Of course, knowing my luck, Elon Musk will be embroiled in some hideous scandal tomorrow, so I’ll hedge by adding an alternative: Malala, who has brought to global attention more than anyone else in history the need to ensure that people who comprise half the population of the world are educated to the point where they can fulfil their potential.
In fiction, either Miss Marple, for her understanding of people and her preservation of genteel village values in places in which they’re already falling away, or Joyce’s Leopold Bloom, for his ability to navigate a hostile, bewildering world with equanimity and general pleasantness.
- Who are your three favourite writers – and why?
Kazuo Ishiguro, whose talent for gently guiding the reader, inch by tiny inch, towards moments of astonishing revelation and emotional significance is unparalleled.
JK Rowling, for the consistency of her plots and characters, and particularly for the fact that her writing is so close to perfect you don’t even notice it. Pick up one of her later books, something you breezed through and loved but didn’t really notice the prose, stick a finger in a random page, and read out loud what you’re pointing at. It’ll be breathtaking.
Shakespeare, because he wrote everything, really, and he wrote it better than anyone else ever will.
- When you’re not writing, what is your favourite way to spend your time?
I enjoy playing the piano, cooking, mixed martial arts (my ten-year-old and I will both be shooting for black belt in May), lounging around with a good book or TV programme, drinking wine and solving cryptic crosswords.
- What do you consider to be your greatest achievement?
My kids. Joint effort, to be fair.
- What was your favourite book as a child?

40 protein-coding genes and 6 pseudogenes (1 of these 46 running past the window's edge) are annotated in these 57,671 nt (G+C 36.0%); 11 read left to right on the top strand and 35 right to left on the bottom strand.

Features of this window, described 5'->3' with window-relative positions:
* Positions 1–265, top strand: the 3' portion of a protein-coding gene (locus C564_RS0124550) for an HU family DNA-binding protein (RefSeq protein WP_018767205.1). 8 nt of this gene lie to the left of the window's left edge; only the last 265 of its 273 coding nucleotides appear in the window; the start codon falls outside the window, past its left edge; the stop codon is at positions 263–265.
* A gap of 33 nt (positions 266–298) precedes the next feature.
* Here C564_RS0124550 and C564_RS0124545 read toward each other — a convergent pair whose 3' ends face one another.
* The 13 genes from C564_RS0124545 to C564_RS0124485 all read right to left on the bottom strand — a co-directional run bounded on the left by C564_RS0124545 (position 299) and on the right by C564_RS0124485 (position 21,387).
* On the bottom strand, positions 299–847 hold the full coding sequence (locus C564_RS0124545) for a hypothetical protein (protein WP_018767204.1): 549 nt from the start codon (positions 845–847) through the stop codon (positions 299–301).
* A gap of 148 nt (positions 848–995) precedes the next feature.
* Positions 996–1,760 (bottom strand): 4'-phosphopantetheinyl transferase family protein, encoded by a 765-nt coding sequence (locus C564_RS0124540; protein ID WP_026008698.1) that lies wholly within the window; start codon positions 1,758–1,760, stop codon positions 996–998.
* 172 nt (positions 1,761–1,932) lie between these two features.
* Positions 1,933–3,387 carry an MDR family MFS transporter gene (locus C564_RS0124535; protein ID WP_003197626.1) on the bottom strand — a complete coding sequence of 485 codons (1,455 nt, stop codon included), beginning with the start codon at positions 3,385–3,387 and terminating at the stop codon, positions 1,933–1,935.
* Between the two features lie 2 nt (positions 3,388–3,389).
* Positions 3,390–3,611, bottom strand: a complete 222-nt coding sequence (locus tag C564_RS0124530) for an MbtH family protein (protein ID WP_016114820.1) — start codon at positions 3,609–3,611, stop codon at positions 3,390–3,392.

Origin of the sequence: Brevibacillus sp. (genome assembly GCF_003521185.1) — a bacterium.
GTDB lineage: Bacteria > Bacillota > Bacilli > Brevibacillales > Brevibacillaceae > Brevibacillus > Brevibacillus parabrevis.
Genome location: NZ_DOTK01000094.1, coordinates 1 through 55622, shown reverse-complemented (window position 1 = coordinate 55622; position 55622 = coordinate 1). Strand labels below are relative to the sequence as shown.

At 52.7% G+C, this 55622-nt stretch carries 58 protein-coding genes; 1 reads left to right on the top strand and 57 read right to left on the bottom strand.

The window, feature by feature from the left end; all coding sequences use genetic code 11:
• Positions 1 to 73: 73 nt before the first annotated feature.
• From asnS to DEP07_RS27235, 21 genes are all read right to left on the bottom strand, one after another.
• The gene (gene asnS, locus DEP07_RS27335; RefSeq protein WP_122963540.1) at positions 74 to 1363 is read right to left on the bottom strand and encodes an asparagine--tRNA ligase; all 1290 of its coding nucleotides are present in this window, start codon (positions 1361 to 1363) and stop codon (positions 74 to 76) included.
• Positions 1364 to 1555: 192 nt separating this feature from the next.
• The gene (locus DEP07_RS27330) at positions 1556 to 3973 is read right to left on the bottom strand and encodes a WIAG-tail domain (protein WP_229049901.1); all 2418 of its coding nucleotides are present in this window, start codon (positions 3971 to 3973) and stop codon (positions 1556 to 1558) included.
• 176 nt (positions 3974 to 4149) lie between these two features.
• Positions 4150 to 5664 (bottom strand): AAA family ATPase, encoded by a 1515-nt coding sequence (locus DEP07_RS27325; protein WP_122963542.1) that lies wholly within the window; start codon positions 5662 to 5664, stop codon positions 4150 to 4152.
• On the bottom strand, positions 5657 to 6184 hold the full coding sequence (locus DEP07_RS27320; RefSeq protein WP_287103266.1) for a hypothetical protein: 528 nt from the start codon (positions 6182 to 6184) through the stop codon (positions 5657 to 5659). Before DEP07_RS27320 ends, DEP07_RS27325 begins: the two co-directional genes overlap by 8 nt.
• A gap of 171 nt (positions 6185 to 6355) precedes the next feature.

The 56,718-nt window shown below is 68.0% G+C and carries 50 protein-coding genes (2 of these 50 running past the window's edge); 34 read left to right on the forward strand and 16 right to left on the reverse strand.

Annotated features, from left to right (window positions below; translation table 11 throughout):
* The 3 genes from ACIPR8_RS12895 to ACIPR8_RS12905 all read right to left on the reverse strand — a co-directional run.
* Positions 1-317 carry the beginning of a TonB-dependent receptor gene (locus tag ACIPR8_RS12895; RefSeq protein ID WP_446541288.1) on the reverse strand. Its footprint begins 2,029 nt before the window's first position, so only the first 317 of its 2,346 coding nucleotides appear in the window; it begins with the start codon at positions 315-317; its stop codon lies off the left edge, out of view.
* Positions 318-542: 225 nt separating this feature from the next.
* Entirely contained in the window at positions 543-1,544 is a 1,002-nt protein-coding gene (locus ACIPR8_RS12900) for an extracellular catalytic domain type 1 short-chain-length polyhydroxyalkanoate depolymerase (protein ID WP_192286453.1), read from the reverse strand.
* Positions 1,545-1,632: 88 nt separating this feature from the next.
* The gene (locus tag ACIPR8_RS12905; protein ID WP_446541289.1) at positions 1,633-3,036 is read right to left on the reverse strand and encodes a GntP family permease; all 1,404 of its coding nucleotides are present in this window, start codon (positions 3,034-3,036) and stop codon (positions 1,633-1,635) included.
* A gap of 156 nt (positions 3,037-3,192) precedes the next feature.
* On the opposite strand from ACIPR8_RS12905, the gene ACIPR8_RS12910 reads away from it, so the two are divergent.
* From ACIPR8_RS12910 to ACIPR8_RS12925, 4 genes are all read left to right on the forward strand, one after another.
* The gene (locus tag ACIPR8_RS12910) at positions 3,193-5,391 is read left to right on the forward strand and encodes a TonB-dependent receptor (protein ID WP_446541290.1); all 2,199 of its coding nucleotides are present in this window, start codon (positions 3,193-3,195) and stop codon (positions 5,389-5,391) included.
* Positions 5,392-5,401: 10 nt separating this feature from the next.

The Hitchhiker’s Guide to the Galaxy.
- Have you read any books recently that have really captured your imagination?
Loads. Just loads. The quality coming from publishers large and small as well as from the independent writers is just astonishing. If I had to pick just one, I’d go with Susie Lynes’ Mother, which captured time and place so perfectly, which drew me into the lives of her characters, and which handled the complexity of an unreliable narrative in a way I’d never seen done so well.
- If the Prime Minister knocked at your front door and asked to borrow a book, which one would you recommend they read?
John Lanchester’s Capital, because it shows the intricate links between people from every walk of life, and the fact that ninety-nine per cent of the time, even if you disagree with them, they’re only trying to do their best.
- Finally, if you could be any character from a movie, which would it be?
(Pause while I try to remember anything I’ve seen in the last decade that isn’t a Disney cartoon…)
Bones, off Star Trek. I’m no Trekkie, but from what I can remember, he seems to spend most of his time relaxing in his cabin with an expensive malt or sampling exciting cocktails in the galaxy’s most exotic bars, while everyone else is off risking their lives in a quarry somewhere.
I agree, I thought Mother was an excellent book from Susie Lynes. The wonderful thing about the world of publishing is the breadth and accessibility of choice nowadays. I still love browsing around a bookshop, don’t misunderstand me, but I happen to think it’s a very good thing that readers aren’t limited only to those books that are placed prominently in eye line on a shelf or table; there is a world of brilliant literature out there that is at our fingertips. In fact, I’m looking forward to delving into much more of it over the coming months once the next DCI Ryan book is finished, including Joel’s new book Dead North – ll the best with it, Joel!
Wishing you a wonderful week ahead,